How To Make A Terrarium

Terrariums are living plant environments which become almost entirely self sufficient by mimicking the structures of the natural world. In order to make a working terrarium, you will need to build layers of substrate which drain and filter water. This water will then evaporate in sunlight, catch under the glass ceiling of your terrarium (like clouds) and fall back into the earth to begin the cycle once again.

You can find your materials at most garden stores or nurseries.

You will need:

Small stones (no larger than 3-5mm diameter)
Sphagnum moss
Horticultural charcoal
Soil (a sandy and porous variety, such as seed raising or a cactus mix with little to no organic material)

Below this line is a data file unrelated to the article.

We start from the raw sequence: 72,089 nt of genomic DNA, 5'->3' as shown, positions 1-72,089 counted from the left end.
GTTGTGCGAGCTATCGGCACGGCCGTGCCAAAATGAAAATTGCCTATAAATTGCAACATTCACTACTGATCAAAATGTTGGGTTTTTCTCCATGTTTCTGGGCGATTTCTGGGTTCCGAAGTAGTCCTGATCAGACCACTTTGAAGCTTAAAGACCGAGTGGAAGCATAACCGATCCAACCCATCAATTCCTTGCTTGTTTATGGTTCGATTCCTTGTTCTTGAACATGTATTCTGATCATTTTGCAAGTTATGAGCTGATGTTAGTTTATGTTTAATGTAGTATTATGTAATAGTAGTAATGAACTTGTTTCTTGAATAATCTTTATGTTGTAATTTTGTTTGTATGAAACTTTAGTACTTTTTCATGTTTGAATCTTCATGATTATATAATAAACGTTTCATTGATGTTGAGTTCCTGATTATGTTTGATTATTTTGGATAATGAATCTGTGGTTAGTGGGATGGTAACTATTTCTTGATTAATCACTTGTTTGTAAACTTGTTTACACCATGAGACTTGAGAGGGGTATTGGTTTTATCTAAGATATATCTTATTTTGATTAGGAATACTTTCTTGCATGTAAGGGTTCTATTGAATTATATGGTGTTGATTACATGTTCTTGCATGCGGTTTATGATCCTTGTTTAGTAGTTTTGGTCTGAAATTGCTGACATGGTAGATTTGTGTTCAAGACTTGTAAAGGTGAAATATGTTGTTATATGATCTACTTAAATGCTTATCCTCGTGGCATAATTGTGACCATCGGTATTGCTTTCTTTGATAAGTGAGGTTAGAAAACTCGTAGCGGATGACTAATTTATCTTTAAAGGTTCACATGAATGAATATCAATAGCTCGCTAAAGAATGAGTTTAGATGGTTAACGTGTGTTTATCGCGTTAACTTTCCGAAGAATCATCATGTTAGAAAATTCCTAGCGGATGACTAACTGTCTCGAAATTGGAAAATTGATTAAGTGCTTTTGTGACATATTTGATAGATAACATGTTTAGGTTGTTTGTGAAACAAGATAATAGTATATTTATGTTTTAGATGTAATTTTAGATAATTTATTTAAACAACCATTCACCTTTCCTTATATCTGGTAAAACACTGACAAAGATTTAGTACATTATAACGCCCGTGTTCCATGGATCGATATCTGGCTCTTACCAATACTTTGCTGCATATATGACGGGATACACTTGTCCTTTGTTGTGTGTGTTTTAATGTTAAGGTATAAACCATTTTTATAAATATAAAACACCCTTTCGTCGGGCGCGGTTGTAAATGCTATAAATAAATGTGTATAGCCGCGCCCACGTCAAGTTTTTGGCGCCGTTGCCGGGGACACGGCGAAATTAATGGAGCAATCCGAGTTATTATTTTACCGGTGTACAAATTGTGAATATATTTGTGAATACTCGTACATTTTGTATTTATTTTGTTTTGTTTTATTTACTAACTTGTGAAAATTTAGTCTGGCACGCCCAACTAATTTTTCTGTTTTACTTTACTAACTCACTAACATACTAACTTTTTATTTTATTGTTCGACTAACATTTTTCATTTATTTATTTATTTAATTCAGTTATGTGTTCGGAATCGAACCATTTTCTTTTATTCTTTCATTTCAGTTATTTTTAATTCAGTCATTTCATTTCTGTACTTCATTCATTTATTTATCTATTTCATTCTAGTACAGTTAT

Moss or a moisture loving plant such as Fittonia, Baby's Tears or Selaginella

1. Place a sprinkle of stones as your first layer, just enough to cover the floor of the terrarium. This layer acts as drainage.
2. Place a layer of pre-soaked sphagnum moss over the stones. Press down to compact and flatten. Less is more!
3. Sprinkle horticultural charcoal over the sphagnum moss, just enough so you can no longer see the moss.
4. Create your final layer with soil, enough to reach the top of the “bowl” of the terrarium.
5. Place your plant or moss in the soil. If you are using a plant the roots should be beneath the soil. If you are using moss you can simply place it atop the soil.
6. Spray generously with water, but don't drown your plant - they will quickly rot if there is too much water. Damp, not drowned.


Your terrarium will thrive in a wash of indirect sunlight. A good rule of thumb is to ensure the terrarium can “see” the sky but not the sun - as direct sun will burn the plant. Once a month, spray the inside of your terrarium generously with water. Other than this, you will not need to water your terrarium and it will create its own ecosystem within.